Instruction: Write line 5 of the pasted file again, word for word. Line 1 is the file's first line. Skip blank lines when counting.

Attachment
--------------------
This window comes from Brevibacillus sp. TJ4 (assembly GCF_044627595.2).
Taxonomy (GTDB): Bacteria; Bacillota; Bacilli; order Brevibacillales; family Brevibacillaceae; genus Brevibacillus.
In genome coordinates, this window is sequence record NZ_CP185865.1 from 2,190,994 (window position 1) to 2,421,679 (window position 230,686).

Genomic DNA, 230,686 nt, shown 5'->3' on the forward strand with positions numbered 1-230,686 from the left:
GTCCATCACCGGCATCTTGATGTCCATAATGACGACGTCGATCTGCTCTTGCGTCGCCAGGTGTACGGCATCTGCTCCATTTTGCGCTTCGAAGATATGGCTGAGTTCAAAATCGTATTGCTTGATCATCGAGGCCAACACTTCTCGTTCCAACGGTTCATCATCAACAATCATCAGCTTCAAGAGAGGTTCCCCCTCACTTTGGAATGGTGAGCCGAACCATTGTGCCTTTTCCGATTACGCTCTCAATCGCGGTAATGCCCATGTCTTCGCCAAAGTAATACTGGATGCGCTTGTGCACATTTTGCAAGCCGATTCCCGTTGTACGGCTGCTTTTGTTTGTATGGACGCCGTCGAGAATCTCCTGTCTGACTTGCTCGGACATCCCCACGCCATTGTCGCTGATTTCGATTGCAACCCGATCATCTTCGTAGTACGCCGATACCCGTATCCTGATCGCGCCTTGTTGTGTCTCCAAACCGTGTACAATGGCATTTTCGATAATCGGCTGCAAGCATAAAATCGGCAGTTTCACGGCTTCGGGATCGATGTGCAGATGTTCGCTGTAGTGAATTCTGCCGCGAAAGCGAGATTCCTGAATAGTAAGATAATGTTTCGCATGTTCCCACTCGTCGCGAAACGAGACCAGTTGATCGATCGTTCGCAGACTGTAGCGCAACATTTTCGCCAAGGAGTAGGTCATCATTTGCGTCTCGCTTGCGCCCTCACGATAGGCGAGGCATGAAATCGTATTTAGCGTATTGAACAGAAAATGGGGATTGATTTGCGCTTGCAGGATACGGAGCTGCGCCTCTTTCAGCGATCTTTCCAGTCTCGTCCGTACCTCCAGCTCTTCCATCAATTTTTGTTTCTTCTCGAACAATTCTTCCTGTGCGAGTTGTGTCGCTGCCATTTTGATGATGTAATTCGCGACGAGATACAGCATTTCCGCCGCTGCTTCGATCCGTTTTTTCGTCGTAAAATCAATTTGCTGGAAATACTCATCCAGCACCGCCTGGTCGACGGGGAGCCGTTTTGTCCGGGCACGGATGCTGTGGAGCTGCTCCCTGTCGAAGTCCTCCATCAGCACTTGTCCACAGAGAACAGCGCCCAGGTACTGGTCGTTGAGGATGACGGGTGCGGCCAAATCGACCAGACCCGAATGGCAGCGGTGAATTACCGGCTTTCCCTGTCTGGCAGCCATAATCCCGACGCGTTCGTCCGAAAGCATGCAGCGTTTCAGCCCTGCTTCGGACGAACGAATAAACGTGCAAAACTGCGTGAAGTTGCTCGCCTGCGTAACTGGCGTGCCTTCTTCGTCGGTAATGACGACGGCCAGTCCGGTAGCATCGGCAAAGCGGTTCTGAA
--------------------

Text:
GTCCATCACCGGCATCTTGATGTCCATAATGACGACGTCGATCTGCTCTTGCGTCGCCAGGTGTACGGCATCTGCTCCATTTTGCGCTTCGAAGATATGGCTGAGTTCAAAATCGTATTGCTTGATCATCGAGGCCAACACTTCTCGTTCCAACGGTTCATCATCAACAATCATCAGCTTCAAGAGAGGTTCCCCCTCACTTTGGAATGGTGAGCCGAACCATTGTGCCTTTTCCGATTACGCTCTCAATCGCGGTAATGCCCATGTCTTCGCCAAAGTAATACTGGATGCGCTTGTGCACATTTTGCAAGCCGATTCCCGTTGTACGGCTGCTTTTGTTTGTATGGACGCCGTCGAGAATCTCCTGTCTGACTTGCTCGGACATCCCCACGCCATTGTCGCTGATTTCGATTGCAACCCGATCATCTTCGTAGTACGCCGATACCCGTATCCTGATCGCGCCTTGTTGTGTCTCCAAACCGTGTACAATGGCATTTTCGATAATCGGCTGCAAGCATAAAATCGGCAGTTTCACGGCTTCGGGATCGATGTGCAGATGTTCGCTGTAGTGAATTCTGCCGCGAAAGCGAGATTCCTGAATAGTAAGATAATGTTTCGCATGTTCCCACTCGTCGCGAAACGAGACCAGTTGATCGATCGTTCGCAGACTGTAGCGCAACATTTTCGCCAAGGAGTAGGTCATCATTTGCGTCTCGCTTGCGCCCTCACGATAGGCGAGGCATGAAATCGTATTTAGCGTATTGAACAGAAAATGGGGATTGATTTGCGCTTGCAGGATACGGAGCTGCGCCTCTTTCAGCGATCTTTCCAGTCTCGTCCGTACCTCCAGCTCTTCCATCAATTTTTGTTTCTTCTCGAACAATTCTTCCTGTGCGAGTTGTGTCGCTGCCATTTTGATGATGTAATTCGCGACGAGATACAGCATTTCCGCCGCTGCTTCGATCCGTTTTTTCGTCGTAAAATCAATTTGCTGGAAATACTCATCCAGCACCGCCTGGTCGACGGGGAGCCGTTTTGTCCGGGCACGGATGCTGTGGAGCTGCTCCCTGTCGAAGTCCTCCATCAGCACTTGTCCACAGAGAACAGCGCCCAGGTACTGGTCGTTGAGGATGACGGGTGCGGCCAAATCGACCAGACCCGAATGGCAGCGGTGAATTACCGGCTTTCCCTGTCTGGCAGCCATAATCCCGACGCGTTCGTCCGAAAGCATGCAGCGTTTCAGCCCTGCTTCGGACGAACGAATAAACGTGCAAAACTGCGTGAAGTTGCTCGCCTGCGTAACTGGCGTGCCTTCTTCGTCGGTAATGACGACGGCCAGTCCGGTAGCATCGGCAAAGCGGTTCTGAA